Croatia is a rare European landscape which boasts as many as eight national parks.
Croatia is one of the ecologically best preserved parts of Europe. It is a land where the warm Mediterranean blends with the freshness of mountains and the golden plains of Pannonia. Croatia is a rare European landscape which boasts as many as eight national parks in so small an area!
Croatia’s eight national parks cover 7.5% of the country or 994 km² (759 km² of which is land and 235 km² is water). The parks contain an outstanding variety of geological and natural phenomena and they are home to various animal species. Aside from national parks, Croatia has eleven nature parks and two arboretums. Altogether, Croatia is home to as many as 4,300 plants and as many animal species.
View National parks in a larger map
Croatia’s national parks are listed below in alphabetical order.
- Brijuni: The Brijuni Archipelago National Park comprises the islands of Veli Brijun, Mali Brijun and twelve smaller isles.
- Kornati: The Kornati archipelago is the most densely grouped cluster of islands in the Mediterranean, consisting of 152 islands, isles and reefs strewn between the islands of Dugi otok and Žirje, with high cliffs on Klobučar, Mana and Rašip Veli.
- Krka two-thirds of its coursethis pure karstic river, with its seven waterfalls and which rises near the town of Knin, flows through canyons.
- Mljet: The national park occupiesthe western, wooded part of the Island of Mljet.
- Paklenica: The awe-inspiring torrent gorges of Velika Paklenica and Mala Paklenica, which run parallel to each other, offer an insight into the unspoilt wilderness that exists not far from the beaches of the Croatian side of the Adriatic Sea. They rank among the most attractive natural areas in the whole of the Mediterranean: dense forests of black pine and beech, watering points for game and delicious springs issuing from beneath the highest peaks of Velebit.
- Plitvice Lakes: A wondrous creation of forest landscapes snuggling between the mountains of Mala Kapela and Plješivica; a system of sixteen lakes interlinked by numerous waterfalls.
- Risnjak: The western mountain massif linking the Alps with the Dinaric range, encompassing Veliki Risnjak (1,528 m) and Snježnik (1,506 m) abounds in karstic phenomena - rifts, abysses, gravel areas, caves and potholes; large areas are covered by mature coniferous forests, mountain pastures, sub-Alpine and Alpine flora, of which many species are endemic.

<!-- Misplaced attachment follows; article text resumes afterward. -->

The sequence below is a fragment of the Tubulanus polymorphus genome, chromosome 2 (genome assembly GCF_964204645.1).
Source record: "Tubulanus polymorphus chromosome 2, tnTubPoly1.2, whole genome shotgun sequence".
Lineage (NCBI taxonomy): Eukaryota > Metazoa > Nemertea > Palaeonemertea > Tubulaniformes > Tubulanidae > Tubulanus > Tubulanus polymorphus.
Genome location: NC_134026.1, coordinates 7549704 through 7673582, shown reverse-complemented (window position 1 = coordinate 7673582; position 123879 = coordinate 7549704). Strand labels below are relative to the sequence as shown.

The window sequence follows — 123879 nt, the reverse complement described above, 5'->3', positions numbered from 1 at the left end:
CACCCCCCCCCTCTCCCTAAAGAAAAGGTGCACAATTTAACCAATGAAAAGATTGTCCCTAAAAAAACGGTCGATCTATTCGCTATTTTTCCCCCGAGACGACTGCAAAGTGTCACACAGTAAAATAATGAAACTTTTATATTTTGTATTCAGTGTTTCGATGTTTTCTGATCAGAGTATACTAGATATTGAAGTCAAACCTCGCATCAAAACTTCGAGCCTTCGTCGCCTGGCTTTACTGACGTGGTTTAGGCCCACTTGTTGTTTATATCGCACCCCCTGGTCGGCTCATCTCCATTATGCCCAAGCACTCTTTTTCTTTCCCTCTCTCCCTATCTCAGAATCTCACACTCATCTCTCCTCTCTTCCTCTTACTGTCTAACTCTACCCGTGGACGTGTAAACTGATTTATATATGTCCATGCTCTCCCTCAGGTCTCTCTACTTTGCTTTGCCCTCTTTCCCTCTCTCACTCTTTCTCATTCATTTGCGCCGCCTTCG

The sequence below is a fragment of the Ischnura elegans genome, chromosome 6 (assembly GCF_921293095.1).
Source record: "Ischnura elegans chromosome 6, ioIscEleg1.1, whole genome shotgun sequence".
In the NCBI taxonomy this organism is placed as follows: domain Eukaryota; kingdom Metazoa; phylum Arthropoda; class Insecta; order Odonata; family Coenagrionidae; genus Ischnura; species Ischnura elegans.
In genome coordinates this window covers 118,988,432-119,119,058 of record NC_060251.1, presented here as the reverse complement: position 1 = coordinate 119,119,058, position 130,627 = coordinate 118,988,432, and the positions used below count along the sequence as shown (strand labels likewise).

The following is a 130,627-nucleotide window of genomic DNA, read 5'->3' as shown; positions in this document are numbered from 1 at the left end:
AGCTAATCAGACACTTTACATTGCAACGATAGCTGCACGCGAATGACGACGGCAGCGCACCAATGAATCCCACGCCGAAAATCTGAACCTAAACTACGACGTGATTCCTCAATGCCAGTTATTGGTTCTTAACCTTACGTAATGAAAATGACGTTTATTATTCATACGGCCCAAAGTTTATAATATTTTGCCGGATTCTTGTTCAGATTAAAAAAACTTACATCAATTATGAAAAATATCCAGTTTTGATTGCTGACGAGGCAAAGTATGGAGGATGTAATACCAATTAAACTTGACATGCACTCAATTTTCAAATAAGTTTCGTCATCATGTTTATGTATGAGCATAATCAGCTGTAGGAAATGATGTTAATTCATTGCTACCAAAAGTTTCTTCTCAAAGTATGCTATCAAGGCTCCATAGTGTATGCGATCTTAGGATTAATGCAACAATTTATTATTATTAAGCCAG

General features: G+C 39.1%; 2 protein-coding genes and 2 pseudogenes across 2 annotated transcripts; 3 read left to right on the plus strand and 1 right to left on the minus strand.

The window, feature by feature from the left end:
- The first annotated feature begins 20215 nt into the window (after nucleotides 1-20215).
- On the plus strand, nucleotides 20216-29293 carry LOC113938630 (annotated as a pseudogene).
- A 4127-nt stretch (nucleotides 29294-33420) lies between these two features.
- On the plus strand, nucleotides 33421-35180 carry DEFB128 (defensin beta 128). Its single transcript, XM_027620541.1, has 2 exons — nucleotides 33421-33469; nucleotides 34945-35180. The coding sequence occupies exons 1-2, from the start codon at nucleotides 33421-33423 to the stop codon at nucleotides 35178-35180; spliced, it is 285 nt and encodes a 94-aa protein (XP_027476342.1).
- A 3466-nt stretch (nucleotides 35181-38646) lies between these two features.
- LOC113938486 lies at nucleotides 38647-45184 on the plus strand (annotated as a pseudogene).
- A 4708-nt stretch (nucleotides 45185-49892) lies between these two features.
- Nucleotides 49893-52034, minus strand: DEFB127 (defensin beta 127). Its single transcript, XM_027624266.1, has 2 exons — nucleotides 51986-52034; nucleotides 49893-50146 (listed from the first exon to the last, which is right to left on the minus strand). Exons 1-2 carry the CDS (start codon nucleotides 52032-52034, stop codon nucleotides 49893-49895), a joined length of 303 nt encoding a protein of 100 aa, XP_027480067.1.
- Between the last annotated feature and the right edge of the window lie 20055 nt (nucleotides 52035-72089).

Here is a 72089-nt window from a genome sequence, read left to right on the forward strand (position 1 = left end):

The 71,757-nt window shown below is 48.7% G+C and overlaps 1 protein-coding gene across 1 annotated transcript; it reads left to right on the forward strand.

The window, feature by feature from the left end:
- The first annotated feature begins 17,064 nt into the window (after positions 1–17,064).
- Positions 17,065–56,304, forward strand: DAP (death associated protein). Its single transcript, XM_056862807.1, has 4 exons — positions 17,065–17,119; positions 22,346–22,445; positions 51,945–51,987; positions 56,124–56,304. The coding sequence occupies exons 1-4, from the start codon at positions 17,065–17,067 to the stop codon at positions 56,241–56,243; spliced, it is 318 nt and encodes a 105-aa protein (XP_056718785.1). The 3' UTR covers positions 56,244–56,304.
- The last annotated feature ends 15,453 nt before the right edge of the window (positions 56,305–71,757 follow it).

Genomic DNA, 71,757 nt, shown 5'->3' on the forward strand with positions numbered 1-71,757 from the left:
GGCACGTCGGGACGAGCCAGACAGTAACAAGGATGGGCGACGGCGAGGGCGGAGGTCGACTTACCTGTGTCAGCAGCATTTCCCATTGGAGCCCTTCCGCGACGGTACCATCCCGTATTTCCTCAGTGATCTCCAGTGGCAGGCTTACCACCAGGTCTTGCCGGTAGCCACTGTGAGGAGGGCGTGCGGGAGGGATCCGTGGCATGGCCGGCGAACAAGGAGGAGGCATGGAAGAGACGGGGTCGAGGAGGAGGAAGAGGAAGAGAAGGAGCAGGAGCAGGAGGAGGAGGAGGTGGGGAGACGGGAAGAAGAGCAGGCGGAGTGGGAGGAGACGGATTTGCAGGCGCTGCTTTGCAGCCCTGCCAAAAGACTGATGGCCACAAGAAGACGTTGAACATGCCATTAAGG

- Northern Velebit: The widest part of the Velebit massif - edged on the seaward side by bare rocks and on the mainland side by wooded plains - extends from the Vratnik Pass (698 m) on the road Otočac-Senj, to Veliki Alan (1,379 m).
View Nature parks in a larger map
Croatia’s nature parks are listed below in alphabetical order:
- Biokovo Mountain: An imposing, massive rock towering above the Makarska Riviera; a botanical garden of the Biokovo world of flora and a challenge to hikers, climbers and paragliders.
- Kopački Rit: A zoological and botanical reserve situated close to the town of Osijek. It is among the largest and best preserved wetlands of Europe.
- Lonjsko Polje: A wetland areain Posavina with forests of common oak, bird and fish reserves; Čigoč - the village of white storks; herds of Posavina horses on wide areas of grazing land; a wide variety of game; indigenous popular architecture - oak-built dwellings.
- Medvednica Mountain: The mountain rising above Zagreb with forest reserves; the Veternica cave system and other smaller caves; skiing runs, mountaineers’ and biking paths; chapels.
- Telaščica on Island Dugi Otok: A 7 km-long fjord-like bay on the island of Dugi otok, with a sea water lake and attractive cliffs facing the sea; a favourite meeting place for sailing boats at the “gateway” to the Kvarner Archipelago.
- Velebit Mountain: A mountain system which encompasses two national parks and which in its entirety has been enteredinto the UNESCO World List of Biosphere Reserves. The most interesting destination among the Croatian mountains for mountaineers, climbers, mountain bikers and which caters for all their eco-adventures.
- Učka Mountain: A 1,400 m-high and 20 km-long mountain in Istria acts as a climatic barrier above the Bay of Kvarner; rich in forests of laurel, sweet chestnut, oak and beech, and speckled with high-altitude flowering meadows. From the top there is a view of the Kvarner islands and from where Velebit and Gorski kotar open out. This is a popular destination for both mountaineers and the paragliding fraternity.
- Žumberak: In the near vicinity of Zagreb; closely packed hamlets perched high up on the slopes, Greco-Catholic churches, prehistoric and Roman necropolises, typical karstic relief, mountain pastures; footpaths and trails to suit everybody: walkers, hikers, riders, mountain bikers.
- Papuk Mountain: A mountain rising above Vallis Aurea (Golden Valley] near Požega - forests and springs, the Velika Spa at the foot of the mountain; a road to the Jankovac park; Tisa’s cave; tracks for hiking and biking tours.
- Vransko Lake: An ornithological reserve separated from the mainland near Pakoštani by a narrow strip of land. A rich game fishing ground for catfish and carp; also of interest to canoeists and bird watchers.
- Lastovo Islands: A group of 44 islands and islets. The onshore area has a wealth of flora and fauna, while the surrounding watersare counted among the most bountiful and diverse in the Croatian Adriatic.
Source: Croatian National Tourist Board